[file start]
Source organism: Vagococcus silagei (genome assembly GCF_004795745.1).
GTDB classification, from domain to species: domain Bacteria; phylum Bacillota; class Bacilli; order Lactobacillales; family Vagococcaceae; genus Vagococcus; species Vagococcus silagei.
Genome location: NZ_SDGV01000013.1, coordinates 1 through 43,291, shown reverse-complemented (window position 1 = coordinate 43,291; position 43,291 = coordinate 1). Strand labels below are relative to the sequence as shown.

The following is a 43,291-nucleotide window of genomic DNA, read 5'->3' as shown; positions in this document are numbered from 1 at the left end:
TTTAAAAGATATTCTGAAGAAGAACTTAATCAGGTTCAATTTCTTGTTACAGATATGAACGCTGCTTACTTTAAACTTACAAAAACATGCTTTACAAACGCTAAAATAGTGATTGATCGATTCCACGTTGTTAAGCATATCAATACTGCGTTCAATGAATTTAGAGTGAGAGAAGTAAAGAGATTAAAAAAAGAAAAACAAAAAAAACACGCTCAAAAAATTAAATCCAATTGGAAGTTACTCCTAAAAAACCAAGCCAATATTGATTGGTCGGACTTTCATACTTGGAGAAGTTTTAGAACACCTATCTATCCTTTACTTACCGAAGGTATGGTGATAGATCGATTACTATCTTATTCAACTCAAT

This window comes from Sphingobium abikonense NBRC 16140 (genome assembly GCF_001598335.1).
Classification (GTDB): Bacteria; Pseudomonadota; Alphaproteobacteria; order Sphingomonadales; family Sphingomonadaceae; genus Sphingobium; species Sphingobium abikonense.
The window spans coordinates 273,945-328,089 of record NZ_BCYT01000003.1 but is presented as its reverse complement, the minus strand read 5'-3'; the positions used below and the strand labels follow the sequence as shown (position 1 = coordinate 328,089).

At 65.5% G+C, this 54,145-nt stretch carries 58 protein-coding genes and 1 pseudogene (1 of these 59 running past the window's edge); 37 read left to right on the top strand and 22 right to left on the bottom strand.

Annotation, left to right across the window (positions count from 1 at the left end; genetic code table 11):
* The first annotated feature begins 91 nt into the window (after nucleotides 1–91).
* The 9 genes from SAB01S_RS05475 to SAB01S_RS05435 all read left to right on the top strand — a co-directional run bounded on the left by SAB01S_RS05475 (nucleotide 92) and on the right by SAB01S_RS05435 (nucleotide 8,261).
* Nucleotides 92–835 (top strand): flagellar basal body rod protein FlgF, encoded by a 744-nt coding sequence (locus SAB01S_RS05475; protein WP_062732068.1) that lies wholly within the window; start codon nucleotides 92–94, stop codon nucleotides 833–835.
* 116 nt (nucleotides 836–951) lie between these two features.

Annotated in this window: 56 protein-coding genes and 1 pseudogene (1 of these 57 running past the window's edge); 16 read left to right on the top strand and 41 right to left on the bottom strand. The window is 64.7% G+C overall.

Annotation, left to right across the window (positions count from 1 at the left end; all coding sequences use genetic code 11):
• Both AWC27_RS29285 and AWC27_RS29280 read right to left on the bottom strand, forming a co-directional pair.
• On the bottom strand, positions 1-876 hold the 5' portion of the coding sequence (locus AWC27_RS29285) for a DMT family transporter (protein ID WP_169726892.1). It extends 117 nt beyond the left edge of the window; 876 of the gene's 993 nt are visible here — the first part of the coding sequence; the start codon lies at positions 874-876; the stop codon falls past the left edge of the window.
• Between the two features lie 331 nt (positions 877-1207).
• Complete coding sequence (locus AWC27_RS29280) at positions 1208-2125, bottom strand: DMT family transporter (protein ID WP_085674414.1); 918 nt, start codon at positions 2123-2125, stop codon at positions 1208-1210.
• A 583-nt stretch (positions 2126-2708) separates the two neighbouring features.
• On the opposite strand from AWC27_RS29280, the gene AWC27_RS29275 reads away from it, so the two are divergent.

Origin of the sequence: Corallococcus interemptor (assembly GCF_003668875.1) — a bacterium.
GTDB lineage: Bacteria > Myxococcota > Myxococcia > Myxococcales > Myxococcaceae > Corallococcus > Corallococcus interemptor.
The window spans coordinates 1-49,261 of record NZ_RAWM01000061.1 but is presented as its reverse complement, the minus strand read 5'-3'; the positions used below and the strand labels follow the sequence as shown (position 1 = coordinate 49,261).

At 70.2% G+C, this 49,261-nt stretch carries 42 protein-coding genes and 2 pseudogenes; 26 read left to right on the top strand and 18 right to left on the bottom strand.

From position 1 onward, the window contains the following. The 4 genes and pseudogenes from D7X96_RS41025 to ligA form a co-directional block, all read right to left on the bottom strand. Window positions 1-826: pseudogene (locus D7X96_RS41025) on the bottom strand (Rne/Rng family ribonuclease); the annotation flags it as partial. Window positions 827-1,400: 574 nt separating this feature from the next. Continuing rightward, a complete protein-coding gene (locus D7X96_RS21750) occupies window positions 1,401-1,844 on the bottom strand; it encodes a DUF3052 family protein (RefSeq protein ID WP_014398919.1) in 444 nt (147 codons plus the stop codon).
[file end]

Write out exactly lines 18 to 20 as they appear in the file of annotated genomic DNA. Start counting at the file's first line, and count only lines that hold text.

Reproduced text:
• On the bottom strand, positions 1-876 hold the 5' portion of the coding sequence (locus AWC27_RS29285) for a DMT family transporter (protein ID WP_169726892.1). It extends 117 nt beyond the left edge of the window; 876 of the gene's 993 nt are visible here — the first part of the coding sequence; the start codon lies at positions 874-876; the stop codon falls past the left edge of the window.
• Between the two features lie 331 nt (positions 877-1207).
• Complete coding sequence (locus AWC27_RS29280) at positions 1208-2125, bottom strand: DMT family transporter (protein ID WP_085674414.1); 918 nt, start codon at positions 2123-2125, stop codon at positions 1208-1210.